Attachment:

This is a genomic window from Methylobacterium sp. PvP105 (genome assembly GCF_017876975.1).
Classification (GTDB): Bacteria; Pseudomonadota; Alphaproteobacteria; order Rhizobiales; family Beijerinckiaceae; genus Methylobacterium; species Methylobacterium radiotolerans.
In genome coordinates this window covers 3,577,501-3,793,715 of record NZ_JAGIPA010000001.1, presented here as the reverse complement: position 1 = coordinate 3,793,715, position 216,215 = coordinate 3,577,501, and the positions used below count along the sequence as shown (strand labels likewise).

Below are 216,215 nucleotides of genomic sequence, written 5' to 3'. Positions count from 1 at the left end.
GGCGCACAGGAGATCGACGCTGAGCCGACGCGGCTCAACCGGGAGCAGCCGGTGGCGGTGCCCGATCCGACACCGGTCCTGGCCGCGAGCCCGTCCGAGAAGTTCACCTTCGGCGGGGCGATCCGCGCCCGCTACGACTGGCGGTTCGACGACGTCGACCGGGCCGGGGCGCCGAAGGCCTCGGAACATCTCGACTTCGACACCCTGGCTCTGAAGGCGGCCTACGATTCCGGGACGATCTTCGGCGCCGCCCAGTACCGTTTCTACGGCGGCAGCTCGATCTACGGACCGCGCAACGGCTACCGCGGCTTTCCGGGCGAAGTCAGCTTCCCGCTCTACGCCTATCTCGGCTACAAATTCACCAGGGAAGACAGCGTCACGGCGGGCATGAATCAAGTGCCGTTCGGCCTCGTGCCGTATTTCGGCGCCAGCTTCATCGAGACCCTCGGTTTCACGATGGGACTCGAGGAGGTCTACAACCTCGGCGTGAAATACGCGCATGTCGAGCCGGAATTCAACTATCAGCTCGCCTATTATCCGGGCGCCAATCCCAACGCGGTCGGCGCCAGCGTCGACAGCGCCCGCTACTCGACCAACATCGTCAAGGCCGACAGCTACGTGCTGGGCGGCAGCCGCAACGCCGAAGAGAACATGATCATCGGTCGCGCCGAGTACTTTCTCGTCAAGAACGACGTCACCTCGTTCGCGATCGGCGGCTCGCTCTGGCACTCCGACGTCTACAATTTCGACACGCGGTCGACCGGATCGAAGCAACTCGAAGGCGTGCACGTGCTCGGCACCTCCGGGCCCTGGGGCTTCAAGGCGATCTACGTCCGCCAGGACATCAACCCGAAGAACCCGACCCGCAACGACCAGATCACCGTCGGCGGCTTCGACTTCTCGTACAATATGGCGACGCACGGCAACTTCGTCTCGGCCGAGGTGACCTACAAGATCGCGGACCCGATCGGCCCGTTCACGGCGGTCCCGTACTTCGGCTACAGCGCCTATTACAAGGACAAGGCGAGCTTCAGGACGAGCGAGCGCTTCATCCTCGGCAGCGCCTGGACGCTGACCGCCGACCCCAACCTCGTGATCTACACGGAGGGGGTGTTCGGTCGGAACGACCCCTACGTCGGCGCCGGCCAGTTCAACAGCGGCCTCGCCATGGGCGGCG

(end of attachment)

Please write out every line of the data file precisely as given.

This is a genomic window from Methylobacterium sp. PvP105 (genome assembly GCF_017876975.1).
Classification (GTDB): Bacteria; Pseudomonadota; Alphaproteobacteria; order Rhizobiales; family Beijerinckiaceae; genus Methylobacterium; species Methylobacterium radiotolerans.
In genome coordinates this window covers 3,577,501-3,793,715 of record NZ_JAGIPA010000001.1, presented here as the reverse complement: position 1 = coordinate 3,793,715, position 216,215 = coordinate 3,577,501, and the positions used below count along the sequence as shown (strand labels likewise).

Below are 216,215 nucleotides of genomic sequence, written 5' to 3'. Positions count from 1 at the left end.
GGCGCACAGGAGATCGACGCTGAGCCGACGCGGCTCAACCGGGAGCAGCCGGTGGCGGTGCCCGATCCGACACCGGTCCTGGCCGCGAGCCCGTCCGAGAAGTTCACCTTCGGCGGGGCGATCCGCGCCCGCTACGACTGGCGGTTCGACGACGTCGACCGGGCCGGGGCGCCGAAGGCCTCGGAACATCTCGACTTCGACACCCTGGCTCTGAAGGCGGCCTACGATTCCGGGACGATCTTCGGCGCCGCCCAGTACCGTTTCTACGGCGGCAGCTCGATCTACGGACCGCGCAACGGCTACCGCGGCTTTCCGGGCGAAGTCAGCTTCCCGCTCTACGCCTATCTCGGCTACAAATTCACCAGGGAAGACAGCGTCACGGCGGGCATGAATCAAGTGCCGTTCGGCCTCGTGCCGTATTTCGGCGCCAGCTTCATCGAGACCCTCGGTTTCACGATGGGACTCGAGGAGGTCTACAACCTCGGCGTGAAATACGCGCATGTCGAGCCGGAATTCAACTATCAGCTCGCCTATTATCCGGGCGCCAATCCCAACGCGGTCGGCGCCAGCGTCGACAGCGCCCGCTACTCGACCAACATCGTCAAGGCCGACAGCTACGTGCTGGGCGGCAGCCGCAACGCCGAAGAGAACATGATCATCGGTCGCGCCGAGTACTTTCTCGTCAAGAACGACGTCACCTCGTTCGCGATCGGCGGCTCGCTCTGGCACTCCGACGTCTACAATTTCGACACGCGGTCGACCGGATCGAAGCAACTCGAAGGCGTGCACGTGCTCGGCACCTCCGGGCCCTGGGGCTTCAAGGCGATCTACGTCCGCCAGGACATCAACCCGAAGAACCCGACCCGCAACGACCAGATCACCGTCGGCGGCTTCGACTTCTCGTACAATATGGCGACGCACGGCAACTTCGTCTCGGCCGAGGTGACCTACAAGATCGCGGACCCGATCGGCCCGTTCACGGCGGTCCCGTACTTCGGCTACAGCGCCTATTACAAGGACAAGGCGAGCTTCAGGACGAGCGAGCGCTTCATCCTCGGCAGCGCCTGGACGCTGACCGCCGACCCCAACCTCGTGATCTACACGGAGGGGGTGTTCGGTCGGAACGACCCCTACGTCGGCGCCGGCCAGTTCAACAGCGGCCTCGCCATGGGCGGCG